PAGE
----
What See You On The Other Side lacks is the full-blown “wall-of-sound masterpiece” production that Deserter’s Songs and The Soft Bulletin were going for, but that’s actually kind of an asset here. A big part of Other Side‘s charm lies in its humility and subtlety – its big, emotional moments build gradually, and never feel cheap. It also isn’t above incorporating noisy rock guitars into the mix, an element both bands would willfully abandon by the end of the decade – as pretty as “Empire State” and “Sudden Ray Of Hope” are, it’s kind of exhilarating to hear both of them ending with chaotic bursts of feedback. Other Side‘s worst songs are the ones that eschew subtlety for a more obvious approach – “Young Man’s Stride” is straight-up hard rock, which just sounds dopey and unconvincing in the wake of all this good-natured prettiness, while on the other hand “Everlasting Arm”‘s overly precious Pet Sounds approach pushes dangerously close to Polyphonic Spree territory. It’s a testament to the quality of the album that neither song is bad, necessarily – just kind of awkward.
But then you have a track like “Racing The Tide,” my favorite on here, which takes a line as simple as “I’m so close / I’m almost inside” and turns it into a gorgeous, immaculately-produced indie rock anthem, full of gentle guitars and violins and trembly multi-layered Donahue vocals. And right when you think it’s over, it bursts into “Close Encounters Of The Third Grade,” featuring hip-hop beats and wailing female backup vocals that are so wonderfully 90s dated they make me want to cry. I mean this as a compliment.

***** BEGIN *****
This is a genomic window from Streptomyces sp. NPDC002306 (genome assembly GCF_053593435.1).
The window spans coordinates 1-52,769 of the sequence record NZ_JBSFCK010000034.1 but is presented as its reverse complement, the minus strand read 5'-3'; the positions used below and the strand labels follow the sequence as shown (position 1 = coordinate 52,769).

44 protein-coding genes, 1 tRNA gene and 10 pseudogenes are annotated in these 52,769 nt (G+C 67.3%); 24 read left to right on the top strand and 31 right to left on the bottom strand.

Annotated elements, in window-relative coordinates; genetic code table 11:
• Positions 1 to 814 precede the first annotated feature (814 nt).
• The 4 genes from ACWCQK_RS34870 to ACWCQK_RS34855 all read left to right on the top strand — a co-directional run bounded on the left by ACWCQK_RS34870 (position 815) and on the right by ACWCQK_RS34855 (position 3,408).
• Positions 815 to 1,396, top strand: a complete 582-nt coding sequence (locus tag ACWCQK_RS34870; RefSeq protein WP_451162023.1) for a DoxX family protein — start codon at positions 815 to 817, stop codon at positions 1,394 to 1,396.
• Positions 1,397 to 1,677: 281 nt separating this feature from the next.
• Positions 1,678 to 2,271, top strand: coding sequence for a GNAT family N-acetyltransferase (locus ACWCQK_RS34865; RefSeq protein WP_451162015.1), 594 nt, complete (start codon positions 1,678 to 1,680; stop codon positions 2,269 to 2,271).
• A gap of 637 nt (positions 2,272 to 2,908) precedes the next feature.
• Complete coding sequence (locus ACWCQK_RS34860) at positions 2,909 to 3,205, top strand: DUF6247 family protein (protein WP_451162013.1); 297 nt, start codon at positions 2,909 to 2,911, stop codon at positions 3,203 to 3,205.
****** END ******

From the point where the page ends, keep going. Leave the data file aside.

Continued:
(Worth mentioning: the album came out in 1995, when I was actually IN third grade. Coincidence? Yes.)
Oh, did I mention the big key difference between the Flaming Lips and the Mercury Rev yet? I don’t think I did. The Mercury Rev are big sappy romantics – or at least Jon Donahue is. With Dave Baker out of the picture Donahue was finally able to indulge in all of his sweet romantic fantasies, and See You On The Other Side was the immediate result. Which is why you’ve got a track called “A Kiss From An Old Flame” on here. It’s a more significant difference than you might imagine – can you think of a single Flaming Lips love song that isn’t completely fatalist and depressing? Can you?? The Rev have none of that. No sad creepy darkness. Just love. Which is why I don’t think I’d be able to handle their later stuff. I’ve heard they got even sappier after the new millenium, but I haven’t heard any of those records yet. I’m rambling.
I’ve long forgotten how to end music reviews.